‘Write about a time when you had to make your voice heard.’ That was the brief. The project was 100 Voices, a collection of pieces by women writers, to mark the anniversary of women getting the vote.
It was the kind of exercise I often set for students, but I’ve never done myself. I try to avoid putting myself on the page – I’d rather write about my characters.
But the project was intriguing. And a story immediately popped into my head, and wouldn’t let go.
A few years ago, I’d just finished my Creative Writing MA at the University of Chichester and was waiting for the results. I’d loved the course, and felt I’d started to find my writing voice. Then, just before the results came out, our son was terribly ill. The two events collided with each other in a way that nothing in my life has, before or since. I found myself having to speak up for him, too.
Reliving the events was hard. Would anyone even be interested? Was it fair to write about our son? I finished it, and sent it off with trepidation. Was I revealing too much? It was more personal than anything I’d ever written. Our editor, Miranda Roszkowski, liked it. Wonderfully, readers have responded to the emotion of the piece.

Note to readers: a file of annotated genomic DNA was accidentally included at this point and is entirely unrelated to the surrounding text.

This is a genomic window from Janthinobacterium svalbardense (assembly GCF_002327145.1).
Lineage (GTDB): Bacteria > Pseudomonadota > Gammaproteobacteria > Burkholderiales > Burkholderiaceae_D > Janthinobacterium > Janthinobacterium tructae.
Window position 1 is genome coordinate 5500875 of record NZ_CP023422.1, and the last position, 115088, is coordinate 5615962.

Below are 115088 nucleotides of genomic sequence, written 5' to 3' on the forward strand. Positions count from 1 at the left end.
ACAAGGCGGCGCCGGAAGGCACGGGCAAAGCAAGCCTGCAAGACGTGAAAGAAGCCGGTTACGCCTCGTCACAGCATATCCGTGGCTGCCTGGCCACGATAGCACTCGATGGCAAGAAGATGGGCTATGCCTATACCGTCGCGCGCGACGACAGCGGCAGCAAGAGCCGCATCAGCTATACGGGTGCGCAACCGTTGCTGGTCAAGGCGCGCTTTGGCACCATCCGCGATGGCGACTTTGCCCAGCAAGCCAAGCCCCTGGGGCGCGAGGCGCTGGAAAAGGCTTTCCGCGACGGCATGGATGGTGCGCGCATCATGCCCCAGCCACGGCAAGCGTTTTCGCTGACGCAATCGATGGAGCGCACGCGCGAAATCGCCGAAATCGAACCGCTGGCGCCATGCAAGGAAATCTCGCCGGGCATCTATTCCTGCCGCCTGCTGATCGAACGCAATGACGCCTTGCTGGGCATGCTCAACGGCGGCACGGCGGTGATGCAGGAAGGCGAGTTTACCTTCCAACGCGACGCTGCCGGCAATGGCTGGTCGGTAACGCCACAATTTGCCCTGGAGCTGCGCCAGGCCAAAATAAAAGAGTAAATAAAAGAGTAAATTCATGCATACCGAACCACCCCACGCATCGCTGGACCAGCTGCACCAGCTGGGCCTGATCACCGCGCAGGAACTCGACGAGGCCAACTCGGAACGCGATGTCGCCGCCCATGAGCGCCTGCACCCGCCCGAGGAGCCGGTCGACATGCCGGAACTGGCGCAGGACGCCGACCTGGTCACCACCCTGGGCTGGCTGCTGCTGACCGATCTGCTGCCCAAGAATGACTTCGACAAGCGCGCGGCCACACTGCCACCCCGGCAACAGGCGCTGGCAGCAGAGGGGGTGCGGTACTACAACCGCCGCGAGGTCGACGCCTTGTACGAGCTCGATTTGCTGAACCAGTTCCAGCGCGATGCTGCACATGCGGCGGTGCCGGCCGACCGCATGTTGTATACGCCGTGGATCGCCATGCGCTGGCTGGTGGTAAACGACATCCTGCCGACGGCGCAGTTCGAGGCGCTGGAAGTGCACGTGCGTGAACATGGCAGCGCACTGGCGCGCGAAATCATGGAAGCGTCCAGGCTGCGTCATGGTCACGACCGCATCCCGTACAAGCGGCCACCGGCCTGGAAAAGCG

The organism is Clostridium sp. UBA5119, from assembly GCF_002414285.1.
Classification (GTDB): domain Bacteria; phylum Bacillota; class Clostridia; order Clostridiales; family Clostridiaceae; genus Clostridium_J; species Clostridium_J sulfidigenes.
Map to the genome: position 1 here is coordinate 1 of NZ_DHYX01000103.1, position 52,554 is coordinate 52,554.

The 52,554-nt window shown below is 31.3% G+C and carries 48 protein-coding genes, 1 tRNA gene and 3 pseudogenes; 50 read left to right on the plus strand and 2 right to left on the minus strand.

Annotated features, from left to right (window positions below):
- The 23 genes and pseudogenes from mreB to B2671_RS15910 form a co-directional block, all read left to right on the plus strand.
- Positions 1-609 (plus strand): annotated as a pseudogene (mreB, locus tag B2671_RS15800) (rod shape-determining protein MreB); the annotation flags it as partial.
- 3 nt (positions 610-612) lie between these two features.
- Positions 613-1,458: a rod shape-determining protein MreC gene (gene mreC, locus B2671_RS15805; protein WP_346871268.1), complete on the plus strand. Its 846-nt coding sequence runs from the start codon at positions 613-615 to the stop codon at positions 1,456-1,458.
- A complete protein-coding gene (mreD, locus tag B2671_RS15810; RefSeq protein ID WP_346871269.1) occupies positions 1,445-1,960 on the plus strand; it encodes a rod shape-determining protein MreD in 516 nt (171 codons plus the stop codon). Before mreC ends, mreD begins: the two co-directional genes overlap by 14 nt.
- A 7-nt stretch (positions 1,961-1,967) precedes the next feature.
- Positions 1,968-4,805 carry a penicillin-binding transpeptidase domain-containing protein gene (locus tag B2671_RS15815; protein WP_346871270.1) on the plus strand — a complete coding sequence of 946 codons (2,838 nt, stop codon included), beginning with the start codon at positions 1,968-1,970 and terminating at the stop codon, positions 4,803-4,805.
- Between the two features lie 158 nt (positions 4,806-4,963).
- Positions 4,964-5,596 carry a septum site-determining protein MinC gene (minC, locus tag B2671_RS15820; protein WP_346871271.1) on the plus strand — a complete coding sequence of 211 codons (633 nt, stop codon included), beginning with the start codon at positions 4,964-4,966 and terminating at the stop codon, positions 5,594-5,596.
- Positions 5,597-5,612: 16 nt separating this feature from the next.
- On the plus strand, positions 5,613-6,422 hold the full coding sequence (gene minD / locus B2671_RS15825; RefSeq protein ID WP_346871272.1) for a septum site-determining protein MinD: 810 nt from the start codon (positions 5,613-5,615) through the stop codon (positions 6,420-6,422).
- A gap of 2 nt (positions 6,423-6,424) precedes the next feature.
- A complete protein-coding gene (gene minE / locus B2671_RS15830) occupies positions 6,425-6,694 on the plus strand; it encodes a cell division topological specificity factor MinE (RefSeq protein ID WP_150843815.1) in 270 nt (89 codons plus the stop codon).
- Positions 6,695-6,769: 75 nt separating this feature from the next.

‘Did it really happen like that?’ I was asked more than once. But yes, it did. If I’d made it up, it wouldn’t have worked. The reader would have known that the emotion was fake. Even now, reading the piece can make me cry.
As George Saunders says, in his brilliant A Swim in a Pond in the Rain: ‘A work of art moves us by being honest, and that honesty is apparent in its language and its form and in its resistance to concealment.’
Reading the published story reminded me that writing convincingly isn’t about what you know – it’s about what you know how to feel.
Along with other inspirational and funny and moving contributions, my effort is part of a brilliant book that’s a testament to one woman’s persistence and many women’s courage. All profits go to the charity Rosa, the UK fund for women and girls. I hope you’re intrigued enough to buy a copy – and I hope you enjoy it.